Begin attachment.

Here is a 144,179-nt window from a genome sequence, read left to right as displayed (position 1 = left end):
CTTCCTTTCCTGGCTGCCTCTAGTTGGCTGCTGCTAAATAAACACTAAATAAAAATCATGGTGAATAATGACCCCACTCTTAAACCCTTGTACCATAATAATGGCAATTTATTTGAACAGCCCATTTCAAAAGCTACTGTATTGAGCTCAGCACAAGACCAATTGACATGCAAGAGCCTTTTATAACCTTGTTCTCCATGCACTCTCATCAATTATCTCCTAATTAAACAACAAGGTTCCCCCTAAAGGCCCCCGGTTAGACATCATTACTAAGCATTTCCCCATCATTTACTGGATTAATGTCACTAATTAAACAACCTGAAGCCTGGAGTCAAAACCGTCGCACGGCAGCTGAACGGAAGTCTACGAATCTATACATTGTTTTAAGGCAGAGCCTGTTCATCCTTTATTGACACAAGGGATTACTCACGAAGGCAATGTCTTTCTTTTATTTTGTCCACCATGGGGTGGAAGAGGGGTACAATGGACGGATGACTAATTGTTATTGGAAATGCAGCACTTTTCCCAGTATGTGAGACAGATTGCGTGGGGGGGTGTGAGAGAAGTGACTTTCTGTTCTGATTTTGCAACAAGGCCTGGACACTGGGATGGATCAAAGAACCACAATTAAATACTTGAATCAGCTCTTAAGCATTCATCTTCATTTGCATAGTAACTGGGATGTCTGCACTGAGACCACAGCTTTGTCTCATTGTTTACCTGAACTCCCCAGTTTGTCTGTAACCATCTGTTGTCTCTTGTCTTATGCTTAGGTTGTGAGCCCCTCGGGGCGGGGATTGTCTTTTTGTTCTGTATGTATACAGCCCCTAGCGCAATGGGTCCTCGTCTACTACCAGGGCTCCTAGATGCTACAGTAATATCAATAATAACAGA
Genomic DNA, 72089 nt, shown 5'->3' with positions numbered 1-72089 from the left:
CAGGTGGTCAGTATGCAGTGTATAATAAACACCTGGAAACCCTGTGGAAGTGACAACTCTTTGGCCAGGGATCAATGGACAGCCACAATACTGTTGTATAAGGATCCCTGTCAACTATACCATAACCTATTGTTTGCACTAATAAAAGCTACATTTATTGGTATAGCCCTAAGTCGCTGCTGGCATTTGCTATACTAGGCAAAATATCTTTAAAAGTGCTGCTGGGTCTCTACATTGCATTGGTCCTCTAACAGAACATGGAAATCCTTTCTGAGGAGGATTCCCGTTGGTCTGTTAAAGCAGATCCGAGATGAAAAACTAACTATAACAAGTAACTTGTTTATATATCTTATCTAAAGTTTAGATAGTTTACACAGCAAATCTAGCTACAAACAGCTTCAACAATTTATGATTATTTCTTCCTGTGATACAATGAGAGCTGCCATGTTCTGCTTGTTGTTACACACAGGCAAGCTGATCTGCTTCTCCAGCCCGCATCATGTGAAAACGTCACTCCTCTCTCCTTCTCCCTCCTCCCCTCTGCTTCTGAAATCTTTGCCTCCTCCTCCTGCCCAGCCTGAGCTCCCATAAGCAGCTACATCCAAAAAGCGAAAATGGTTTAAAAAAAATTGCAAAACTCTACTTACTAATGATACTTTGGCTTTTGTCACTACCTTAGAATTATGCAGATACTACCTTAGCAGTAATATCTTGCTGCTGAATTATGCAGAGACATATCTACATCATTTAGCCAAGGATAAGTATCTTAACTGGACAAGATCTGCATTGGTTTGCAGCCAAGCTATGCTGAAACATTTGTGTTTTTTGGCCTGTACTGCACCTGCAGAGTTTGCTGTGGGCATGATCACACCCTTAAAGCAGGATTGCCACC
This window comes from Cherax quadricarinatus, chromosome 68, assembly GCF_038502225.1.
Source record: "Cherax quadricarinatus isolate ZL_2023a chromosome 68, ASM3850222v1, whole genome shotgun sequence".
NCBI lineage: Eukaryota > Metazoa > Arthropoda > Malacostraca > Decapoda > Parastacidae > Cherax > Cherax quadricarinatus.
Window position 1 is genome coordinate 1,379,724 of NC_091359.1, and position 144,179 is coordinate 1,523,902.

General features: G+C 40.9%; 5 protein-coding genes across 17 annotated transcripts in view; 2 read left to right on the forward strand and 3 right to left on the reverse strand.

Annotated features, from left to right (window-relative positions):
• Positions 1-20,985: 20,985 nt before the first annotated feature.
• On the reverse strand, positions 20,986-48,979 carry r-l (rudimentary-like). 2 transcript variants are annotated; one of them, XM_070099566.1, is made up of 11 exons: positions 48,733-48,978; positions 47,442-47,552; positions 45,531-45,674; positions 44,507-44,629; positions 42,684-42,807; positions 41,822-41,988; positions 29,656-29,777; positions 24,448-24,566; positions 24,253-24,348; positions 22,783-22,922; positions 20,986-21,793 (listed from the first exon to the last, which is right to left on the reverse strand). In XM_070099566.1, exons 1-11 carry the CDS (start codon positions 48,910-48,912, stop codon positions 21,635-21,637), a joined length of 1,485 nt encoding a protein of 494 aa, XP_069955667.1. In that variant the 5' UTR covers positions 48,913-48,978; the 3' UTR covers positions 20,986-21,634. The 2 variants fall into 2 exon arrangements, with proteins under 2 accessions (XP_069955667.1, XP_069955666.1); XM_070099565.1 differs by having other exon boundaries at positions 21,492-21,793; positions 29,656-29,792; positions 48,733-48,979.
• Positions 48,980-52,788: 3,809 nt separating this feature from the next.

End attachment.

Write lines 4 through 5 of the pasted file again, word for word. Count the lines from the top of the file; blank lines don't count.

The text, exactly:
CAGGTGGTCAGTATGCAGTGTATAATAAACACCTGGAAACCCTGTGGAAGTGACAACTCTTTGGCCAGGGATCAATGGACAGCCACAATACTGTTGTATAAGGATCCCTGTCAACTATACCATAACCTATTGTTTGCACTAATAAAAGCTACATTTATTGGTATAGCCCTAAGTCGCTGCTGGCATTTGCTATACTAGGCAAAATATCTTTAAAAGTGCTGCTGGGTCTCTACATTGCATTGGTCCTCTAACAGAACATGGAAATCCTTTCTGAGGAGGATTCCCGTTGGTCTGTTAAAGCAGATCCGAGATGAAAAACTAACTATAACAAGTAACTTGTTTATATATCTTATCTAAAGTTTAGATAGTTTACACAGCAAATCTAGCTACAAACAGCTTCAACAATTTATGATTATTTCTTCCTGTGATACAATGAGAGCTGCCATGTTCTGCTTGTTGTTACACACAGGCAAGCTGATCTGCTTCTCCAGCCCGCATCATGTGAAAACGTCACTCCTCTCTCCTTCTCCCTCCTCCCCTCTGCTTCTGAAATCTTTGCCTCCTCCTCCTGCCCAGCCTGAGCTCCCATAAGCAGCTACATCCAAAAAGCGAAAATGGTTTAAAAAAAATTGCAAAACTCTACTTACTAATGATACTTTGGCTTTTGTCACTACCTTAGAATTATGCAGATACTACCTTAGCAGTAATATCTTGCTGCTGAATTATGCAGAGACATATCTACATCATTTAGCCAAGGATAAGTATCTTAACTGGACAAGATCTGCATTGGTTTGCAGCCAAGCTATGCTGAAACATTTGTGTTTTTTGGCCTGTACTGCACCTGCAGAGTTTGCTGTGGGCATGATCACACCCTTAAAGCAGGATTGCCACC
This window comes from Cherax quadricarinatus, chromosome 68, assembly GCF_038502225.1.